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Goggle Eyes in Miami

There is no bait in Miami waters that rivals the awesomeness of the Goggle eye.  The baits are big, frisky, shiny, and olympian swimmers.  They are radiant with color and flutter with panic when fished from a kite or on a down rigger.  Catching them is difficult as they feed principally at night and retreat to reefs and rockpiles during the day.  Their amber color and prismatic skin acts like a beacon to pelagic species.  Fishing with Goggle eyes is a sure fire bet to catch anything in the immediate area.  It seems that every predator knows when a goggle eye hits the water.  During sailfish tournaments, goggle eyes are the most sought after bait in South Florida.  Bait boats can make a killing selling goggle eyes to tournament fishermen and weekend warriors – sometimes fetching as much as $100 a dozen! Goggle eyes tend to school with blue runners, jacks, lady fish, and a variety of other inshore species that feed on whatever’s available.  It’s best to chum for goggle eyes on structure in the early morning hours, using large sabikis or tiny jig heads with a gold hook. They fight just as hard as blue runners on bait fishing tackle but never lose strength when removed from the water.  Goggle eyes must be kept in well aerated live wells but can survive in a bait pen for up to two weeks if fed (and if current exists). Again, there is simply no beter bait for fishing in Miami than a goggle eye.  Kingfish, sailfish, wahoo, tuna, cobia…well, anything that swims will crush a goggle eye.  We’ve even put it to the test fishing midwater rods with a variety of baits and the goggle eye ALWAYS gets hit first.  It’s actually pretty amazing. I consider the goggle eye to be the filet mignon of baitfish.  They are truly the best live bait you can get. .

Cigar Minnows in Miami
cigar minnows in miami, flThese tube like baitfish are an outstanding alternative to pilchards and threadfins. They are strong durable baits which can live for a long time in a well aerated baitwell.  They are somewhat shy of sabiki rigs but can be chummed up into a frenzy.  Cigar minnows are always available and can be found on rockpiles, patch reefs, markers, and assorted offshore structure.  While they can’t be dip netted or cast netted, you can load up on them quickly using sabiki rigs.  They are not shy of the boat or the chum and will school up right at the boat if the conditions are right. While you may only pick up one or two at a time, investing an hour to catch a few dozen cigar minnows will prove to be well worth it.  Cigar minnows are dolphin candy.  They also make excellent mid water and flat line baits. Because they are small and tube like, nearly every fish can eat them without trouble.  Cigar minnows are not the best kite baits, but they can save the day in a pinch. They are also a relatively acrobatic baitfish – when rigged through the nose they will hop around on the surface trying to get free.  That behavior send a strong signal to predators lurking down below that free meal awaits them. In order to really catch cigar minnows, its best to spend the time exploring patch reefs and markers when the current is strong.  You will need plenty of chum to get them to the boat and jigging with a sabiki rod won’t help!  Hold the sabiki right in the cloud of chum and wait for a cigar minnow to grab the hook.  Lift them out of the water and get them into the well quickly to avoid losing them.  Cigar minnows slip free from sabiki hooks better than any baitfish that swims!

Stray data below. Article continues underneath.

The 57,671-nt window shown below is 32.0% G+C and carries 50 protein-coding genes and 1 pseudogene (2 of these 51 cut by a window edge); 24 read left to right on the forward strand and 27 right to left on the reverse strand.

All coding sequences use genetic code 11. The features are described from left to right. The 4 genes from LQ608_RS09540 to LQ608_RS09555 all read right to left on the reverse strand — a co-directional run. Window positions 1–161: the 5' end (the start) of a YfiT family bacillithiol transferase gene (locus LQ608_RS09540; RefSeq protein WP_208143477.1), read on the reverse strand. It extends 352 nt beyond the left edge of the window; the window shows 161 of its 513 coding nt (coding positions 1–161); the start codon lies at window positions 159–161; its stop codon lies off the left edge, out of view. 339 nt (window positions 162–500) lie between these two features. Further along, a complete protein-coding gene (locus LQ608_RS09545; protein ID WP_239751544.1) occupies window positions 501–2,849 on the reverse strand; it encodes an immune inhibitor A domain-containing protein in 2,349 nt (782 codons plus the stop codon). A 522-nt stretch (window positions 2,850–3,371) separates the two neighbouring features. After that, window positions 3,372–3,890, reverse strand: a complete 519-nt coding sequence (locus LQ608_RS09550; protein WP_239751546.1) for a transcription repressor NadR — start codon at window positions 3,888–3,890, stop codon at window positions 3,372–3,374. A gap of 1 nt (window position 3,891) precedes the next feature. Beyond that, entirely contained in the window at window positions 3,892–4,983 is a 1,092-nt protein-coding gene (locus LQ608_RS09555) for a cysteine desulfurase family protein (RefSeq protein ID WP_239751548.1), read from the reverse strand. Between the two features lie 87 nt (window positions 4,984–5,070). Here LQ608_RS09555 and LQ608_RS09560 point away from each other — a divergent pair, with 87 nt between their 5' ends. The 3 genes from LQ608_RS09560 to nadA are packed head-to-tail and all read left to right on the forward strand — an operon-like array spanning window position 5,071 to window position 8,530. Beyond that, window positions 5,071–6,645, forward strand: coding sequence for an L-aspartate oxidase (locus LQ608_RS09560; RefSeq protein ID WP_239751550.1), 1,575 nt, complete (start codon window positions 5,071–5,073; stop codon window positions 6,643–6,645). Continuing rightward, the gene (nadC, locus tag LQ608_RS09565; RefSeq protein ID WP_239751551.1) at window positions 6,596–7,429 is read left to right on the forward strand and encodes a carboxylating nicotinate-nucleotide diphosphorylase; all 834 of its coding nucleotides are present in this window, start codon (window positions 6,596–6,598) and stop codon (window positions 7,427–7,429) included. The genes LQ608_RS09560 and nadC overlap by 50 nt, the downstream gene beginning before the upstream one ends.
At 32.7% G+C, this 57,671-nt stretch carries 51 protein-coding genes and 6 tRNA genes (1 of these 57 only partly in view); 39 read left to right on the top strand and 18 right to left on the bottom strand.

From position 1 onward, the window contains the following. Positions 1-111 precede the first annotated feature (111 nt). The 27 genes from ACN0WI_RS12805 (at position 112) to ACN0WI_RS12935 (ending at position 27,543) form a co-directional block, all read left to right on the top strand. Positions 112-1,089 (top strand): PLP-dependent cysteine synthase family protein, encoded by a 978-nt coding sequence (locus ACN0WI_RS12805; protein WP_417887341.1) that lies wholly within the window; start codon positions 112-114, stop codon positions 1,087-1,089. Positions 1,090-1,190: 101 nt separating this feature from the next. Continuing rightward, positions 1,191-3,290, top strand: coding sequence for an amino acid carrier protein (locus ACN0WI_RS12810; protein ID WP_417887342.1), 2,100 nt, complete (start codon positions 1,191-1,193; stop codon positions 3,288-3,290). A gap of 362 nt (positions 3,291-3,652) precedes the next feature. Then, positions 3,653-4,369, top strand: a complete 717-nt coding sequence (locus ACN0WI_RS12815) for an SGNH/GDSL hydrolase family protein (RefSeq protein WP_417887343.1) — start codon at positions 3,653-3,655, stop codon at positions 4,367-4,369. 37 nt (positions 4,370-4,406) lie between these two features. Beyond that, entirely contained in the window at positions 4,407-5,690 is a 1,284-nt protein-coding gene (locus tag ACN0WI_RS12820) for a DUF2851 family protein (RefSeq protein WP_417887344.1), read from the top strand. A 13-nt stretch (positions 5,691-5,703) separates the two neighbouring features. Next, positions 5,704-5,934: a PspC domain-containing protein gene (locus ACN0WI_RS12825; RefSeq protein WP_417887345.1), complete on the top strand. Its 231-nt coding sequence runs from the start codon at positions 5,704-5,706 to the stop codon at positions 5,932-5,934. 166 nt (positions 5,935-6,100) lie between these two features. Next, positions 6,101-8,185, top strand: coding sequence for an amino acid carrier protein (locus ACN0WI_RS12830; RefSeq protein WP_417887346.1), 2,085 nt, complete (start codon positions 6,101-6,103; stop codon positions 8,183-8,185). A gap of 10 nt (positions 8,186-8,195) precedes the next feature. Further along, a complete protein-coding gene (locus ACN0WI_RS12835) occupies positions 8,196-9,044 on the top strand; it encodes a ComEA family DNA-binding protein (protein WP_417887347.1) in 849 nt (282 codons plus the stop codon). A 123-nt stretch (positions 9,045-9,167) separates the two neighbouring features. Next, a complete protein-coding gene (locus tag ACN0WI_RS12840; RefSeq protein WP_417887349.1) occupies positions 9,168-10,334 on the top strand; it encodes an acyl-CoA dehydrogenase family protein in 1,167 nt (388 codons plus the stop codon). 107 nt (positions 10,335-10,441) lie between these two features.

Pinfish in Miami
live pinfishThese frisky little perch-like baitfish are one of the best cobia baits available.  Pinfish live on grass patches and are voracious eaters. They can be caught with sabiki rigs, cast nets, and will even hit small jigs tipped with shrimp or squid.  Pinfish can grow to be the size of your hand and are grouper candy.  They are excellent bottom fishing and wreck fishing baits, but seldom draw strikes from pelagic species like dolphin (mainly because pinfish live inshore and never ever venture offshore).  Pinfish are extraordinary baits for tarpon, snook, redfish, and grouper…but aren’t so hot for dolphin or pelagic species.  We’ve literally had dolphin turn up their nose at small pinfish when that’s all we happened to have in the well. Its best to keep a few pinfish for reef fishing or when the cobia move through.  Otherwise, use pinfish for tarpon and snook in cuts or channels.